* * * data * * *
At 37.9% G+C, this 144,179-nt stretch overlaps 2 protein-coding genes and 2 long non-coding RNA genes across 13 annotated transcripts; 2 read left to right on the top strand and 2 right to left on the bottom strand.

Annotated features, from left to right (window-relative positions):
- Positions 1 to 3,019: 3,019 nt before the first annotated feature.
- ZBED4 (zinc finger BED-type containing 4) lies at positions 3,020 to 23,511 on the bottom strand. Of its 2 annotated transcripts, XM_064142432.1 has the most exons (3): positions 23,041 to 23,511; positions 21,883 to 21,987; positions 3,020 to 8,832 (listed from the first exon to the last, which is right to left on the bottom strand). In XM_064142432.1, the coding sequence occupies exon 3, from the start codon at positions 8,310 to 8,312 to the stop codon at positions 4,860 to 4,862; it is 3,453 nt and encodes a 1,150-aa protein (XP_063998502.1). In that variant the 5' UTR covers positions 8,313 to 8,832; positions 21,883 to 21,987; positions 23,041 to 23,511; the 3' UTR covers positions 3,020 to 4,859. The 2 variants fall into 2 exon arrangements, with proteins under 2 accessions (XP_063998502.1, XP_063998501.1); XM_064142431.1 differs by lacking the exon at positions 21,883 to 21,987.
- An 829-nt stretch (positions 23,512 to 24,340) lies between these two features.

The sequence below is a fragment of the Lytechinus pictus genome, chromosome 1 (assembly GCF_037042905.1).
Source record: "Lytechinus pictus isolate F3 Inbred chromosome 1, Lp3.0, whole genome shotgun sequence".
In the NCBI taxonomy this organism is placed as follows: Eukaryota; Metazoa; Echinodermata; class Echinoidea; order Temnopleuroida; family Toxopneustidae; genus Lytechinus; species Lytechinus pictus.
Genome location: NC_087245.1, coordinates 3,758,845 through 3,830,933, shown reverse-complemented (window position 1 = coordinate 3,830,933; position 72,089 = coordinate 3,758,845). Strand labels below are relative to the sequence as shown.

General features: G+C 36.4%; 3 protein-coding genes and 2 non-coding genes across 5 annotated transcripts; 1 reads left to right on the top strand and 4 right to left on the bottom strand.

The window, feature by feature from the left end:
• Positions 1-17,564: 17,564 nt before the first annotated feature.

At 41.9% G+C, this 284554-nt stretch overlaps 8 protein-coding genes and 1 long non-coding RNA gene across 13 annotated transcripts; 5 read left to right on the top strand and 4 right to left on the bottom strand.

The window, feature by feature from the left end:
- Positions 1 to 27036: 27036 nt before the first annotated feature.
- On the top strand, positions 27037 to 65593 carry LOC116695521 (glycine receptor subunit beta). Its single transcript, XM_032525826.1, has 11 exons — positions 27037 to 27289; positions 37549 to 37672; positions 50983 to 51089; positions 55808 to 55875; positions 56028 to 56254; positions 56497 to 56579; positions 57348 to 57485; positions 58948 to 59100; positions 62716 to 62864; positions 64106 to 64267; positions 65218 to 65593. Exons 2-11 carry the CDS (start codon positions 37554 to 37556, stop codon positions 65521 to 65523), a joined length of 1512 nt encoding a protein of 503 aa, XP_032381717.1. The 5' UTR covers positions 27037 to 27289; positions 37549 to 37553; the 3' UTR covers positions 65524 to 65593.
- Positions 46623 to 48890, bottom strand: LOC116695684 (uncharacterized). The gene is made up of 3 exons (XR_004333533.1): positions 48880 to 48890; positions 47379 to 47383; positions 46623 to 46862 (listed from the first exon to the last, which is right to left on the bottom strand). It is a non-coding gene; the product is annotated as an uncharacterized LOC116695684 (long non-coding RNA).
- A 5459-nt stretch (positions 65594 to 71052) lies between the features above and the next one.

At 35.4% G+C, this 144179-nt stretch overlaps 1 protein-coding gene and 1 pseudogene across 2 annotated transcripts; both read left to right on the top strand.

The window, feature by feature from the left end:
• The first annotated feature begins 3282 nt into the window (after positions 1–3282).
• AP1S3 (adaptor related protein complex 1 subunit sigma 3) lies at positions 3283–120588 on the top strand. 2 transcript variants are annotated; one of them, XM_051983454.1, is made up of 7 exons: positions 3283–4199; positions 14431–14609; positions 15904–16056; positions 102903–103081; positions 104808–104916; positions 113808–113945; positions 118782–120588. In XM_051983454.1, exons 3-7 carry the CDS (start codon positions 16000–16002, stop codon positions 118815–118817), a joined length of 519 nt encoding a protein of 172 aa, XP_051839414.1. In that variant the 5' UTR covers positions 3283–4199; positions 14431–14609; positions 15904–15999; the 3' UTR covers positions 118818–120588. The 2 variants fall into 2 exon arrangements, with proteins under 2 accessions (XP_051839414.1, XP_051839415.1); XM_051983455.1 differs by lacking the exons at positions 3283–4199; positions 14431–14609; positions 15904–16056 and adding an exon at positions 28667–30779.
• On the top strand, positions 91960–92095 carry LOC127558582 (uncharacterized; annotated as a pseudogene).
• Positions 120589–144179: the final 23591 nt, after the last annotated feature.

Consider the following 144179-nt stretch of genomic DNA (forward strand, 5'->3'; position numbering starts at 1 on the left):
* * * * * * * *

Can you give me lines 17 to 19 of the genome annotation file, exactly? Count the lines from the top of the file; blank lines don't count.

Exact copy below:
- Positions 46623 to 48890, bottom strand: LOC116695684 (uncharacterized). The gene is made up of 3 exons (XR_004333533.1): positions 48880 to 48890; positions 47379 to 47383; positions 46623 to 46862 (listed from the first exon to the last, which is right to left on the bottom strand). It is a non-coding gene; the product is annotated as an uncharacterized LOC116695684 (long non-coding RNA).
- A 5459-nt stretch (positions 65594 to 71052) lies between the features above and the next one.

At 35.4% G+C, this 144179-nt stretch overlaps 1 protein-coding gene and 1 pseudogene across 2 annotated transcripts; both read left to right on the top strand.